Disaster Response and Mutual Aid

Mutual aid crews help restore power in Barry’s wake

Public power utilities came to the rescue as Tropical Storm Barry moved through Louisiana over the weekend, leading to swift power restoration in affected areas.

Lafayette Utilities System was one of the public power utilities directly in Barry’s trajectory. The utility had a peak of 1,200 customers without power around 4:00 p.m. on July 13. In all, 5,066 LUS customers, or less than 10% of all customers, were affected during the storm. By July 15, Antonowitsch reported that LUS had returned to “normal operations level.”

The U.S. Department of Energy reported a total of 141,224 electricity outages as of 11:00 a.m., July 14, up from 72,457 outages at 11:00 a.m., July 13. Of the 141,224 outages recorded on July 14, the overwhelming majority - 131,492 - were in Louisiana, followed by 6,467 in Mississippi and 2,256 in Texas. The 24-hour peak of customer outages occurred on July 14 and totaled 186,642 customers in Louisiana without power.

Communities and utilities closer to the Louisiana Coast, where Barry made landfall, were harder hit. In Houma, about 60% of the city or about 8,300 customers were without power. In Morgan City, about 45%, or about 2,800 customers, lost power.

Public power employees from the City of Tallahassee and from Gainesville Regional Utilities arrived in Lafayette, La., on July 12, adding 80 tree-trimmers, mechanics and line workers to the preparation and restoration efforts. The workers left Lafayette Monday morning, heading back to Florida.

“We pre-staged with our mutual aid partners, so we were ahead of the storm which worked out well,” Greg Labbe, electric operations manager with Lafayette Utilities System, said via email.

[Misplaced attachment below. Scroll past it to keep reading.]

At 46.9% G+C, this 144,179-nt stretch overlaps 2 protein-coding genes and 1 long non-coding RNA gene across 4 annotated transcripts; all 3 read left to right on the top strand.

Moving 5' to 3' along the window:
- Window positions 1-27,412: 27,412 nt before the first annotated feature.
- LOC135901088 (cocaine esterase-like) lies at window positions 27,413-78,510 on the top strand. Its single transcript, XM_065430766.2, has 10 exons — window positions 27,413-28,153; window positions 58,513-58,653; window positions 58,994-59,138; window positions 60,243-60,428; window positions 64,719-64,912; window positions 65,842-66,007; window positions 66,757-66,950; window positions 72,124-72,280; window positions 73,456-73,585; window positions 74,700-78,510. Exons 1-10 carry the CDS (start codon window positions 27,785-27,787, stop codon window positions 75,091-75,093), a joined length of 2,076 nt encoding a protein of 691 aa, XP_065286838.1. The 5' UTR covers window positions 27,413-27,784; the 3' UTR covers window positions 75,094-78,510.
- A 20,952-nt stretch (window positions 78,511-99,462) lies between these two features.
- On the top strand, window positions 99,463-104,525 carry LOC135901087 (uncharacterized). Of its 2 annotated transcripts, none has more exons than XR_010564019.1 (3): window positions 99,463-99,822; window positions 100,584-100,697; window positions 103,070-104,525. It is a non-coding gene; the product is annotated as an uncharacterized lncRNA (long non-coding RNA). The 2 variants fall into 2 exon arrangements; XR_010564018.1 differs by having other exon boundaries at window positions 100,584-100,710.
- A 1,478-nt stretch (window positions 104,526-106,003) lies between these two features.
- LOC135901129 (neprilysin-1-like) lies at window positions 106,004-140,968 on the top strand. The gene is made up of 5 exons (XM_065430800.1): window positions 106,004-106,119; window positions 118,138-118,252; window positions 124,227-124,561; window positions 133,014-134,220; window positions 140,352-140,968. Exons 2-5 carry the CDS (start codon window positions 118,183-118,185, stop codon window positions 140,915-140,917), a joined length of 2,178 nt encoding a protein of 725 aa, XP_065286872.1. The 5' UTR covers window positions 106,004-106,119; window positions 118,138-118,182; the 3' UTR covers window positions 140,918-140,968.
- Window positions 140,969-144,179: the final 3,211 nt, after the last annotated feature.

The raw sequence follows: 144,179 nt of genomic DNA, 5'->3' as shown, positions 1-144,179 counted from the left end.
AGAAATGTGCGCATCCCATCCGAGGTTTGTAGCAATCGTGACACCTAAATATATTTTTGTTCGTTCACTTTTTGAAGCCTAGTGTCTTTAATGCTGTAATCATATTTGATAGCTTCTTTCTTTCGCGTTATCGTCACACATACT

Last fall when Hurricane Michael hit Florida, Lafayette Utilities System was one of the utilities that responded to a call for assistance from Florida public power utilities.

In addition, the public power utility of Wilson, N.C., sent 14 workers, five bucket trucks and two digger-derrick trucks to help with storm preparations and the recovery effort in St. Martinville, La., southeast of Lafayette. The workers left for Louisiana on July 11 and were released on July 15, according to Kenny Roberts, senior safety and training specialist at ElectriCities of North Carolina, a not-for-profit membership organization of public power utilities in North Carolina, South Carolina, and Virginia.

Two Kentucky-based public power crews went to Plaquemine, La., which is down the Mississippi River from New Orleans. Paducah Power in Kentucky sent a six man crew and Henderson Municipal Power & Light sent a crew of five workers to Plaquemine on Friday July 12. Workers from both utilities were released from storm-related work on July 14, said Chris Burton, operations superintendent for the Princeton Electric Plant Board in Kentucky and one of the state network coordinators for Kentucky.

The storm’s progress

Tropical Storm Barry was briefly upgraded to a Category 1 Hurricane on Saturday, July 13 with maximum sustained winds of 75 mph, heavy rains, and expected storm surges, but weakened to a Tropical Storm later that day after making landfall at Intracoastal City in central Louisiana.

By 11:00 a.m. on Sunday, the storm was 50 miles south-southwest of Shreveport, La., and moving north at 9 mph with maximum sustained winds of 40 mph, according to a DOE bulletin. By Sunday afternoon, July 14, Barry had moved over northwest Louisiana and had degraded to a tropical depression.

By about noon on July 15, Tropical Depression Barry was 70 miles west-northwest of Little Rock, Ark., and moving north at 12 mph with maximum sustained winds of 25 mph, according to the DOE.

Barry is expected to continue north before shifting to a northeasterly course motion on July 16 and is expected to continue to produce heavy rain across portions of the Mississippi Valley.